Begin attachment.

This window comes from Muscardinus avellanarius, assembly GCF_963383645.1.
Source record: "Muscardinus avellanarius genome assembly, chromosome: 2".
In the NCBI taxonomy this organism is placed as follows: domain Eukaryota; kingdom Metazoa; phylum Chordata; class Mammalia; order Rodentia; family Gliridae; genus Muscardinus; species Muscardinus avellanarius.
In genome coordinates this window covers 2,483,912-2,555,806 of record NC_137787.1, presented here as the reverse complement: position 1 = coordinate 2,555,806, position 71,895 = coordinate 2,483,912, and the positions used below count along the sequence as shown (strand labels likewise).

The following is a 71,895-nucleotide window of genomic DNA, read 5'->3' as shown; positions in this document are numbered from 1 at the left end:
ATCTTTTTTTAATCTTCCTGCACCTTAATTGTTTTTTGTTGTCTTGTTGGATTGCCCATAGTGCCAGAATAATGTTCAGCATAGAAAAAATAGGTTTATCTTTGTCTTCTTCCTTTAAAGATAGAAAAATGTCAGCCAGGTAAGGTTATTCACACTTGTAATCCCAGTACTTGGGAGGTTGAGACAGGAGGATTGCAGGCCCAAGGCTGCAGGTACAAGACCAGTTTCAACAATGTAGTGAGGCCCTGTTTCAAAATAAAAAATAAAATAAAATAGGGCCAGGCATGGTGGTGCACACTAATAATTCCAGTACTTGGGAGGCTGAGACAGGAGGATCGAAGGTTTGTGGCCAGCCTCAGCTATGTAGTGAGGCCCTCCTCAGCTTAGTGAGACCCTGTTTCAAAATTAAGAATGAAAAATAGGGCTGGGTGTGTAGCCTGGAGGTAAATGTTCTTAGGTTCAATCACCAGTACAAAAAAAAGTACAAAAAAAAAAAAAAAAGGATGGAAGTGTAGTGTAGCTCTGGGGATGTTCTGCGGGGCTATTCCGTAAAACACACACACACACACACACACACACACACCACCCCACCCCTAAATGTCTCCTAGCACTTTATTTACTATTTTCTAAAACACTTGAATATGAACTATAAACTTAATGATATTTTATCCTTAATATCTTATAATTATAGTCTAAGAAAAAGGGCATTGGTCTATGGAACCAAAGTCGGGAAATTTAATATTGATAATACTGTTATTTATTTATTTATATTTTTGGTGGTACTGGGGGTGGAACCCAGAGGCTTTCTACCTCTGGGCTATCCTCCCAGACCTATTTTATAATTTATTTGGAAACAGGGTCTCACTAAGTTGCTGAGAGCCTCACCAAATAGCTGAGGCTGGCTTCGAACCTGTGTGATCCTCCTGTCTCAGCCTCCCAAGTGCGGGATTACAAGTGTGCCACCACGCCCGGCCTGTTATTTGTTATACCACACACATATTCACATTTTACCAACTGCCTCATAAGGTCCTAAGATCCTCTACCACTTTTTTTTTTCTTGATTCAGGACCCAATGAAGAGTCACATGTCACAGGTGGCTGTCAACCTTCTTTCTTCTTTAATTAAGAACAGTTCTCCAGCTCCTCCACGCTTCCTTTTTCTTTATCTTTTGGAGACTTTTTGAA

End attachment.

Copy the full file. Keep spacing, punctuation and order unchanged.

This window comes from Muscardinus avellanarius, assembly GCF_963383645.1.
Source record: "Muscardinus avellanarius genome assembly, chromosome: 2".
In the NCBI taxonomy this organism is placed as follows: domain Eukaryota; kingdom Metazoa; phylum Chordata; class Mammalia; order Rodentia; family Gliridae; genus Muscardinus; species Muscardinus avellanarius.
In genome coordinates this window covers 2,483,912-2,555,806 of record NC_137787.1, presented here as the reverse complement: position 1 = coordinate 2,555,806, position 71,895 = coordinate 2,483,912, and the positions used below count along the sequence as shown (strand labels likewise).

The following is a 71,895-nucleotide window of genomic DNA, read 5'->3' as shown; positions in this document are numbered from 1 at the left end:
ATCTTTTTTTAATCTTCCTGCACCTTAATTGTTTTTTGTTGTCTTGTTGGATTGCCCATAGTGCCAGAATAATGTTCAGCATAGAAAAAATAGGTTTATCTTTGTCTTCTTCCTTTAAAGATAGAAAAATGTCAGCCAGGTAAGGTTATTCACACTTGTAATCCCAGTACTTGGGAGGTTGAGACAGGAGGATTGCAGGCCCAAGGCTGCAGGTACAAGACCAGTTTCAACAATGTAGTGAGGCCCTGTTTCAAAATAAAAAATAAAATAAAATAGGGCCAGGCATGGTGGTGCACACTAATAATTCCAGTACTTGGGAGGCTGAGACAGGAGGATCGAAGGTTTGTGGCCAGCCTCAGCTATGTAGTGAGGCCCTCCTCAGCTTAGTGAGACCCTGTTTCAAAATTAAGAATGAAAAATAGGGCTGGGTGTGTAGCCTGGAGGTAAATGTTCTTAGGTTCAATCACCAGTACAAAAAAAAGTACAAAAAAAAAAAAAAAAGGATGGAAGTGTAGTGTAGCTCTGGGGATGTTCTGCGGGGCTATTCCGTAAAACACACACACACACACACACACACACACACCACCCCACCCCTAAATGTCTCCTAGCACTTTATTTACTATTTTCTAAAACACTTGAATATGAACTATAAACTTAATGATATTTTATCCTTAATATCTTATAATTATAGTCTAAGAAAAAGGGCATTGGTCTATGGAACCAAAGTCGGGAAATTTAATATTGATAATACTGTTATTTATTTATTTATATTTTTGGTGGTACTGGGGGTGGAACCCAGAGGCTTTCTACCTCTGGGCTATCCTCCCAGACCTATTTTATAATTTATTTGGAAACAGGGTCTCACTAAGTTGCTGAGAGCCTCACCAAATAGCTGAGGCTGGCTTCGAACCTGTGTGATCCTCCTGTCTCAGCCTCCCAAGTGCGGGATTACAAGTGTGCCACCACGCCCGGCCTGTTATTTGTTATACCACACACATATTCACATTTTACCAACTGCCTCATAAGGTCCTAAGATCCTCTACCACTTTTTTTTTTCTTGATTCAGGACCCAATGAAGAGTCACATGTCACAGGTGGCTGTCAACCTTCTTTCTTCTTTAATTAAGAACAGTTCTCCAGCTCCTCCACGCTTCCTTTTTCTTTATCTTTTGGAGACTTTTTGAA